Listening to the different presentations and the questions posed by audience members reinforced for me the need to tailor honors seminars to the needs of the specific college and its students. Each of my colleagues had clearly thought through what was needed at their institutions and what would best benefit their students. We were also reminded by our various challenges and successes that these classes are works in progress that benefit from continual review, and there were elements from each seminar structure – field trips, working with students who don’t have the full two years to complete the program, and guest lectures – that I think we could incorporate, or already do incorporate, into Lane’s seminars.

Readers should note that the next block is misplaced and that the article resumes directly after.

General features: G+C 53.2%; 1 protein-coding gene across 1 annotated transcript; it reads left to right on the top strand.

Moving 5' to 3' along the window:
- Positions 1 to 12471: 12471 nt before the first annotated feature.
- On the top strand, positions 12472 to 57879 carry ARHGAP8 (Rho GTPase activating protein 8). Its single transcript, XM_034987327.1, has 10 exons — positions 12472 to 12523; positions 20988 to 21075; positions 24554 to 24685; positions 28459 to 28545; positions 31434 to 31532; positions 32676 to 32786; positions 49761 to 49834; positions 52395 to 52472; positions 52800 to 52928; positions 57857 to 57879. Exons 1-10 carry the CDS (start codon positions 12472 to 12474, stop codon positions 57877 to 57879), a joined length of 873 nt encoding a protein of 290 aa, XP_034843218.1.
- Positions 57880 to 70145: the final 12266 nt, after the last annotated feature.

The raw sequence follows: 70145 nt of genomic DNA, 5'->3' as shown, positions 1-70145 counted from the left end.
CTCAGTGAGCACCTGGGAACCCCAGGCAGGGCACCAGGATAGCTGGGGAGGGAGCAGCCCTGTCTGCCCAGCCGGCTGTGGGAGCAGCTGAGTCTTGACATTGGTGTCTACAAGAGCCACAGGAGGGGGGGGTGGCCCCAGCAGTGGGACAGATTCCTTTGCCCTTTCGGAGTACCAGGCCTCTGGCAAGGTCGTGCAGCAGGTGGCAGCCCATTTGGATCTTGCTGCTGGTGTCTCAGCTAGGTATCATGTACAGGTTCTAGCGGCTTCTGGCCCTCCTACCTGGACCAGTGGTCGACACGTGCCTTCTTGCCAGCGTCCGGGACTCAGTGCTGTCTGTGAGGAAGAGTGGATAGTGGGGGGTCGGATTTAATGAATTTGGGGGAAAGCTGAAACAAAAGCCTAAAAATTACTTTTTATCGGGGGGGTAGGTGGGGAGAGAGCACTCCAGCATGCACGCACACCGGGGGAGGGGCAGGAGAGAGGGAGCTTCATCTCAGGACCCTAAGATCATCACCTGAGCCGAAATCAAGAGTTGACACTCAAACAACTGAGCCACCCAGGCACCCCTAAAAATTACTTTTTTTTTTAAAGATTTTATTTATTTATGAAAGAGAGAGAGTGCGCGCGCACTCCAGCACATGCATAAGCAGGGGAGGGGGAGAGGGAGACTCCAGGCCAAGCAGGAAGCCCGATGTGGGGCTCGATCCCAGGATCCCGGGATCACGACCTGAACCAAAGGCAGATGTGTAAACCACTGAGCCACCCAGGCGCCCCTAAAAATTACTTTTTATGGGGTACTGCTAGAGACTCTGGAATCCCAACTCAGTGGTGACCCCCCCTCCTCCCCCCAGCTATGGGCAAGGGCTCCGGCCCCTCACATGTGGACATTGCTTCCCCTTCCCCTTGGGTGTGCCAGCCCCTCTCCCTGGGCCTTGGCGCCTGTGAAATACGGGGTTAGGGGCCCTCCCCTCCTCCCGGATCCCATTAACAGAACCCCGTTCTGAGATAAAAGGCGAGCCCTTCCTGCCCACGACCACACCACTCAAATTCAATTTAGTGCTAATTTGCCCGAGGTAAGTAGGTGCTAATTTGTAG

NCHC Conference 2013

Katie Morrison-Graham and I are heading out this morning for the National Collegiate Honors Council’s annual conference. For the next few days, I’ll be immersed in discussions about honors education, including participating on a panel focused on honors seminars at two-year colleges and meetings with the Assessment & Evaluation and Two-Year College committees. I’ll post more on these events during the week, but in the meantime I invite questions or areas of interest I can report back on after the conference.